• Make questions optional: do not require a response to every question
  • Test your survey before sending it out: send to your colleagues for a test run and revise based on feedback

Here's a list of questions that can help you understand what your team members think:

  • How meaningful is your work?
  • How challenging is your work?
  • In a typical week, how often do you feel stressed at work?
  • How well are you paid for the work you do?
  • How much do your opinions about work matter to your coworkers?
  • How often do the tasks assigned to you by your supervisor help you grow professionally?
  • How many opportunities do you have to get promoted where you work?
  • How likely are you to look for another job outside the company?

Once you’ve found the right questions to ask, it’s important to make sure you get as many responses as possible to get the most reliable feel on how things are going at the office.

The following are some tips to make sure your survey on employee morale is successful.

  • Guarantee employees’ confidentiality. Your team members need the reassurance that their views will be confidential. You want them to be as honest as possible when they take your survey, so also consider making the survey anonymous to increase their sense of security.
  • Use clear language. Avoid using buzzwords and corporate language that employees may not understand. Your surveys should read like a human conversation to invite sincere feedback.
  • Avoid tinkering with the words. Keep the wording constant between surveys and from year to year. This way you can be sure of measuring the same aspects of your company’s culture all the time.
  • Use technology to your advantage. An online survey with the right follow-up tools can help guarantee high levels of participation. SurveyMonkey’s Analyze tool can help you interpret the results you get.

A survey of your employees’ views on company morale is a good thing to have. You should present the results to the team and make changes to company policies if necessary.

But you know what’s better? Conducting many successive surveys that you can compare to one another over time.

Benchmark your surveys. Once you’ve done one survey, you’ve taken the first step toward understanding employee satisfaction over the long term. When you send repeated surveys, each survey will be more valuable as you compare it to previous ones. You can also make comparisons between departments to know exactly which one needs immediate attention.

Find external benchmarks, too. Maybe 67% of your employees say they are inspired to meet their goals at work. Is that good or bad? It may not be easy to think about that other 33%, but you’d feel better knowing that you are in the 99th percentile among American companies. SurveyMonkey offers benchmarks like this on the employee engagement survey template (and many more) so you know where you stand compared to your peers.

  1. The first thing you must do after your survey closes is to thank your employees for participating. Explain that you are now going to go through the survey responses and develop a plan of action. Provide specifics about when you’ll be sharing the results and action plan company-wide. This will be most meaningful in an email from senior management.
  2. Next, focus on the data. Look for patterns and trends. Read open-ended responses for insights you may not have considered. Be thorough in your analysis—don’t jump to conclusions. Take the data and divide it into a few key themes that reveal pain points. These will be the themes you use to develop action plans. Once you have the themes identified, send out a quick pulse survey if you need any follow-up information.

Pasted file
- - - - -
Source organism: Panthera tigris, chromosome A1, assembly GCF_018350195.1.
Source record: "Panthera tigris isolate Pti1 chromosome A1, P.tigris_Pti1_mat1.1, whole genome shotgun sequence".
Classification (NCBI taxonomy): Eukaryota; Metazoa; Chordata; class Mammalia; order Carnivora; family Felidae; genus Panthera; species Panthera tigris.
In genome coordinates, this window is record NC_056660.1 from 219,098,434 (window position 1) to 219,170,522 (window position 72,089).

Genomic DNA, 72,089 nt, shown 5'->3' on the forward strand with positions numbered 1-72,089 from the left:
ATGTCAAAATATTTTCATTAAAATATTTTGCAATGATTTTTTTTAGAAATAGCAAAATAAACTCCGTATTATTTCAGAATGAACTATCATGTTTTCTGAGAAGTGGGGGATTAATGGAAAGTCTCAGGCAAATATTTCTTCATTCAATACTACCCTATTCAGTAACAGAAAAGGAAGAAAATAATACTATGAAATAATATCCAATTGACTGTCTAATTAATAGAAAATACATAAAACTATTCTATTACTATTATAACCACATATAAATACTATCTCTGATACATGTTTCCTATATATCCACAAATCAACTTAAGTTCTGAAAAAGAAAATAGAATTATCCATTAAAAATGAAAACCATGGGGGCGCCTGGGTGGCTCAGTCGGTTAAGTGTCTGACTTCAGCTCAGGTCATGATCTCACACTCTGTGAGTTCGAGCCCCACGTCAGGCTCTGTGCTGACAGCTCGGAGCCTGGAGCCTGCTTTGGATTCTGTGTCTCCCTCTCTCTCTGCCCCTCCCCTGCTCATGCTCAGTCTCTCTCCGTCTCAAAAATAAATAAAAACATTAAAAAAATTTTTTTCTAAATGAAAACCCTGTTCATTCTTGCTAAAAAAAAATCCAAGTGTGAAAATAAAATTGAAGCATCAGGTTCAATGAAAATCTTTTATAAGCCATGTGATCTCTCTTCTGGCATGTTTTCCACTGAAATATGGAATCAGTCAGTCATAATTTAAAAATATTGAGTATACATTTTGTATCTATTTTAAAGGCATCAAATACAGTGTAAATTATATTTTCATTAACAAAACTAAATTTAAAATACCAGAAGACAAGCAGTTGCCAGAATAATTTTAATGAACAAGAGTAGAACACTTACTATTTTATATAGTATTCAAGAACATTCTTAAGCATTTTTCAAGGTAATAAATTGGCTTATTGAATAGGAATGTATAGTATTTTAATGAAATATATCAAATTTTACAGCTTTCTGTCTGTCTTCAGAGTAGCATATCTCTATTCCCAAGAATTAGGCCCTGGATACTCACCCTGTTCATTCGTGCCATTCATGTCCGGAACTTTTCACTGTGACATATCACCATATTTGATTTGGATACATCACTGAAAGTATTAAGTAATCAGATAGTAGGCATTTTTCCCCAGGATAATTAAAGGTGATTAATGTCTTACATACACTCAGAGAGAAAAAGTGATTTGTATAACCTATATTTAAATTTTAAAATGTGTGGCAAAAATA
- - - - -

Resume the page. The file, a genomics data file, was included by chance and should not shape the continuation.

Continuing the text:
3. Action planning requires you to focus on the key themes for your initiatives. A long list of improvements may have come to mind, but your action plan should focus on those few areas that will make the most impact immediately.
  4. Follow through on your promise to share the survey results and your action plan company-wide. Be transparent about your findings and clear about your plans and goals.
  5. Execute your data-driven action plan. This may require a specific team or task force.
  6. Evaluate your progress to ensure your efforts are resulting in the desired effects. This entails gathering feedback from your employees through pulse surveys throughout the year.
  7. Repeat the process on an annual basis. This means going back to your original survey and tweaking questions to address the changes you’ve made. Use the new survey results to identify new themes for your action plans.
  8. There is one big “DON’T” when it comes to employee satisfaction surveys. Don’t administer a survey and let the project end there. When you get feedback, take action.

You’ll find that there are a few issues that are commonly identified in employee satisfaction surveys. We’ve put together a list, along with examples of actions that can be taken to address them.

  • Lack of recognition: Your best bet in addressing the issue of lack of recognition is a reward and recognition program. The program should be carefully curated to be inclusive, clear, and fair. Certificates, gift cards, movie tickets, or similar items can be used as rewards. Present recognition publicly!
  • Pay too low: Do your research. Is your pay aligned with the industry standard for your area? Use LinkedIn and Glassdoor as starting points. Align your pay scale and be transparent about raises and bonuses.
  • Lack of opportunity: Ensure a fair job-posting process—a posted job should not have been promised to someone. Evaluate your internal promotion and hiring process to find areas that can be improved. Again, be transparent about your efforts and what results can be expected.
  • Poor communication: Base your solution on whether the communication issue is with management, within teams, or interdepartmental. Once you understand the root cause of the problem, you can address it with an intranet forum, regular meetings, or other creative solutions.

Employee engagement has recently become a trending topic among human resources professionals. This doesn’t mean that employee satisfaction stopped being important overnight. In general, you can think of employee engagement as a deeper, multidimensional concept that encompasses other measures in addition to satisfaction.

SurveyMonkey created an employee engagement survey that aims to capture that deeper level of connection between an employee and their company.

Employee satisfaction depends on many different factors, generally related to the concrete conditions of everyday life at the office and the benefits and compensation the team members receive in return for their time and hard work.

There are many ways in which employees can love their job. If you want to be sure that you have a highly motivated team, you nee